Brought to you by the South Ural State University
A valveless pump designed by SUSU scientists is known for its high reliability, as well as for the smaller degree of damage that it might inflict on transmitted materials due to the absence of moving elements in its flow part. This innovation may find application in the food, medical and nuclear industries.
This valveless inertial pump with its hydraulic piston displacer was engineered by Daria Khabarova, a postgraduate student at SUSU’s Polytechnic Institute, who was one of the winners of the Prospects of Science contest under Project 5-100:
“I’m studying valveless pumping units used in the nuclear, food and medical industries for transmission of materials. Key requirements for pumps in these sectors include high reliability and absence of damage inflicted by the pumps’ elements on the transmitted materials. Piston or membrane pumps with hydraulic diodes (flow elements without moving mechanical parts) belong to this very type of pump. At the moment, we are searching for a structural scheme of a hydraulic diode that would be most efficient in the context of its use in pumping units.”
Research and development work in this field has been in progress for a relatively long time now. Starting from the 70s in the 20th century the engineers of a famous Japanese automobile brand had been studying the operational process of a piston pump with no valve-actuating gear in it.
Their research proved that a pumping effect in such a hydraulic machine was possible. Today, the most renowned company releasing hydraulic machines of this type to be used in the nuclear industry is a company from the USA. Structures of highly reliable units are being developed under Power Fluidics field.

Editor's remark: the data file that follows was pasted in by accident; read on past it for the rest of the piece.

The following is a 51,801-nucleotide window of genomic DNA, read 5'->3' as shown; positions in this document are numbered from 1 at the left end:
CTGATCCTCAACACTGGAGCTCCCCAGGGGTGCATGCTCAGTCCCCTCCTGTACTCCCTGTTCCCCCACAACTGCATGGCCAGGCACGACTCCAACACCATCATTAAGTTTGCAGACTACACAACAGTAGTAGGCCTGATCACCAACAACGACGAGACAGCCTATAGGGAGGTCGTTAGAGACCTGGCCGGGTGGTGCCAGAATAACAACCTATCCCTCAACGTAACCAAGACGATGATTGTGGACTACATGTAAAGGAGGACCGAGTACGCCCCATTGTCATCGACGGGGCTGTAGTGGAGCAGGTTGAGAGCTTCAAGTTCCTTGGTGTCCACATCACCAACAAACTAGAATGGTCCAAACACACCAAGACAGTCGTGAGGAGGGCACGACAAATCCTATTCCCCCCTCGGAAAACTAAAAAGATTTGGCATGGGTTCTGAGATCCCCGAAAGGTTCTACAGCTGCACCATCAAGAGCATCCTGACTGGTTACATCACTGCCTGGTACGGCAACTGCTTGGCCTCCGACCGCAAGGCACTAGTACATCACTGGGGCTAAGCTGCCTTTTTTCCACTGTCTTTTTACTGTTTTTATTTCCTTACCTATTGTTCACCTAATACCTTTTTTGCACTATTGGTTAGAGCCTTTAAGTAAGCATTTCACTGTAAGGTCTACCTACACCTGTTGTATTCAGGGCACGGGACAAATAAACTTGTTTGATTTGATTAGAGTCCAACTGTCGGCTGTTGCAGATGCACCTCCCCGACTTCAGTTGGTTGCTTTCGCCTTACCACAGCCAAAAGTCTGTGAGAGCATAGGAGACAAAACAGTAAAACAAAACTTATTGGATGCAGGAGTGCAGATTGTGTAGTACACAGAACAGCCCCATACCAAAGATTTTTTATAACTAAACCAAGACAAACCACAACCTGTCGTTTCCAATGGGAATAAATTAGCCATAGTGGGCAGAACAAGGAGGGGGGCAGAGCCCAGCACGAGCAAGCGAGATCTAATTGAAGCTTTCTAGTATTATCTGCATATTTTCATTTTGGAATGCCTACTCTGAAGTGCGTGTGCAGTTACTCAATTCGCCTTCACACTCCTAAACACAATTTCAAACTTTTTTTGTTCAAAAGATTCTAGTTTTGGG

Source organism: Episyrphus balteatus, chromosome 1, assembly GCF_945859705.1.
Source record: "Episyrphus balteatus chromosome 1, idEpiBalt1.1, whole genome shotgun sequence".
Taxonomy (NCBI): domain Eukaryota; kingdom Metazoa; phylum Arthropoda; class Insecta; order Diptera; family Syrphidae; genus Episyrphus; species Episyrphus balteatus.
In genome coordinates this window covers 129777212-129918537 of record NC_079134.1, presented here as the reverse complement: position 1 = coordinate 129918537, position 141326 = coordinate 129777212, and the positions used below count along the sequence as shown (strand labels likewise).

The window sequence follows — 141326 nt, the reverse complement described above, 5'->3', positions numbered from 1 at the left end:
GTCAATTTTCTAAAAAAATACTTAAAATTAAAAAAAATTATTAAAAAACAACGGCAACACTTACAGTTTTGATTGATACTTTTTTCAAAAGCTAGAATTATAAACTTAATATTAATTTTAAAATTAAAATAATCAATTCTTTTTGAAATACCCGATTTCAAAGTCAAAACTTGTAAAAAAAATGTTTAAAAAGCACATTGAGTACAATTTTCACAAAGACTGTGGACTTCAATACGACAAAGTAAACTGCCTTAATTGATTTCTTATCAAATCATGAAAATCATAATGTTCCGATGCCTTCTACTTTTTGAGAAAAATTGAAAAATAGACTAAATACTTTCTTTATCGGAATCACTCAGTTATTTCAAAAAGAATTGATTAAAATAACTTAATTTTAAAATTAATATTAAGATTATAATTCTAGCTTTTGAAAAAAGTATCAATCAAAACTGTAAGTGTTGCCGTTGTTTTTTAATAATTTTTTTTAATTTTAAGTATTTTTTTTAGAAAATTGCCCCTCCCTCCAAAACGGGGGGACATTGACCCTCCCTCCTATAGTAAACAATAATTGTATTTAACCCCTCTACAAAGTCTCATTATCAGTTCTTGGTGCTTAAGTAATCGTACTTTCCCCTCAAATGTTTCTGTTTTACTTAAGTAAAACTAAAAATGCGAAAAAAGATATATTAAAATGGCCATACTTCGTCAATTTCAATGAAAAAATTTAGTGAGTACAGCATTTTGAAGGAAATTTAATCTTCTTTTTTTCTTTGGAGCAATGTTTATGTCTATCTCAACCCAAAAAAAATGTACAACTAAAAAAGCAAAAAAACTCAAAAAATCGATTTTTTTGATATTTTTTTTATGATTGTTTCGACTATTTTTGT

“The safety issue in the nuclear industry is among the most topical ones, since any accident may have dramatic consequences. In this sector highly reliable units are used in the reactor cooling systems,” says Daria Khabarova. “Valveless micro-pumps with hydraulic diodes are widely used in the medical industry, for instance, for the transmission and dosing of medicines. These pumps are usually a low-power kind and have a relatively low efficiency. Our task is to improve them. Unfortunately, we know nothing about the use of such pumps in the food industry.”
It is obviously reasonable to use such pumps in the food industry, thinks Daria Khabarova. Using pumps with no moving elements in their flow parts will allow for the preservation of the sensitive texture of food products. Moreover, such structure may be used in other sectors of industry.
By now, the university’s team of scientists has completed theoretical studies of the pump’s operational process. To obtain adequate characteristics, experimental studies of the operational process and of certain elements of the pump are required. Today, experimental research is carried out with regard to studying characteristics of the main elements — hydraulic diodes. The next phase will include analyzing the obtained results and using them in the pump’s structure.
“Once the project is complete, I’m planning to further study the properties and characteristics of hydraulic diodes, as well as the possibility of using them to improve equipment. We already have some ideas about it. For instance, it is possible to make use of inertial properties of fluids, and design an optimal flow part of the vortex diode for its complete shut-off in one direction in case of cyclic change of flow direction in it.”
Today, this field is among the most promising ones. The research results will allow for additional steps to be taken towards the improvement of production processes.